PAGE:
As Kevin Mclaughlin mentionned in his great post Set learning free in 100 words, we as teachers should “try not to overplan, forget the detail and be confident in changing direction as and where learning takes you.” This is exactly what I attempted to do with this project I set up last year with grade 7. It all started when we were listening to a Spanish song at the start of each lesson. At that time, we were listening to Manu Chao’s song Clandestino. The students were really enjoying the song and I started to think about what could be done more in depth with the lyrics, rather than just translating them. I decided to leave out the curriculum for a bit and to initiate a creative project.
First, the students completed all the activities related to the song which I found on the amazing website Formespa.
Then as we discussed the life of illegal immigrants trying to move to Europe and how they might feel being clandestine, I thought about making the students pretend they were one of them and make them write a diary about their journey to Spain. Of course, because it was a grade 7 class (which meant that this only was their second year learning Spanish), we had to go through several steps and I had to give them samples of work to help them start writing. I had to do some research myself to find out how the journey of an illegal immigrant trying to go to Spain was. I read a moving article from El Pais where two journalists travelled with a group of immigrants from Casablanca in Morocco to the Canary Islands; and I started from there.
Creative writing – Diary
(You can see and download all the resources used in my curriculum wiki.)
Each lesson or sometimes each week (depending on how much and what they had to write) was about a new page in their immigrant’s diary:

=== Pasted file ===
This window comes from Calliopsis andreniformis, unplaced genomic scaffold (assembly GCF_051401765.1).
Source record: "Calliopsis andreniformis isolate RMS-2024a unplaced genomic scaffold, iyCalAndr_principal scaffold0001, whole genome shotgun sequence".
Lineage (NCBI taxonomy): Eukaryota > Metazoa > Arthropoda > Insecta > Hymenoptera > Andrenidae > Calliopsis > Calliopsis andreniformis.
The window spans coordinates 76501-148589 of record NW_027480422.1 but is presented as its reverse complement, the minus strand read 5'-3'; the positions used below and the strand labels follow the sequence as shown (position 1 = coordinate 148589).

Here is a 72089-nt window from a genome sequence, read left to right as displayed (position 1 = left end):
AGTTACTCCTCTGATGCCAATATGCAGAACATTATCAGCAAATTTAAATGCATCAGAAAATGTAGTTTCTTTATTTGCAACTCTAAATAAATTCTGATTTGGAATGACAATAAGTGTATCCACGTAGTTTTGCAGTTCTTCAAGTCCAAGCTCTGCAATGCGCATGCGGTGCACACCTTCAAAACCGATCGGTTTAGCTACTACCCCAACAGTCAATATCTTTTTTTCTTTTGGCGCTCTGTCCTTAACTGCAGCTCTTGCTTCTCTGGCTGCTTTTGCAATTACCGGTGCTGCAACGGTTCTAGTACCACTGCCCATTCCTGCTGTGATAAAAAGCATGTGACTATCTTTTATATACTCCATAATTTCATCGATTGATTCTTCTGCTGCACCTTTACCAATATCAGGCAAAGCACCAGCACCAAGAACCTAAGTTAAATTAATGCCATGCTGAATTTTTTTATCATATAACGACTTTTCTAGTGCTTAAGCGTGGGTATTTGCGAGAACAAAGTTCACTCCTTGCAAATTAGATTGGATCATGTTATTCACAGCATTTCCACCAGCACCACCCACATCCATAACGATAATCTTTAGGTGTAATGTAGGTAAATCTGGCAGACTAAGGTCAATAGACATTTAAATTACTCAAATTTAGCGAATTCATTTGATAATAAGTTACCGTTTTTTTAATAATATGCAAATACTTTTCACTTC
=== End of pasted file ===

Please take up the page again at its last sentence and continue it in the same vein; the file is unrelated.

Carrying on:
- Describing the immigrant. Students had to decide on a name, family background, where he/she came from, physical description and reasons why he/she wanted to move to Europe. This page was a great way of revising how to describe someone and his/her family. Students not only reinforced their Spanish knowledge, they also tapped into geography as they had to look for a country in Africa to explain where their immigrant came from and also at reasons why immigrants would want to leave their own country to start a new life.
- Getting ready for the trip and saying goodbye to family and friends. Again it was a great way of learning and revising vocabulary related to clothes, food, equipment you would take on a trip to a new life. At this stage, students also had to learn how to form the present perfect in Spanish. We spent a couple of lessons learning how and when to use this tense in Spanish. Grammar was learned for a useful purpose and therefore students assimilated it better.
- The start of the journey. The immigrant was meeting his “dealer” and other immigrants taking part. He/she was scared and had to pay the “dealer” to make him cross the Mediterranean sea. This led to a discussion about who dealers were and what their jobs consisted of. As for Spanish, students had to convey feelings and emotions.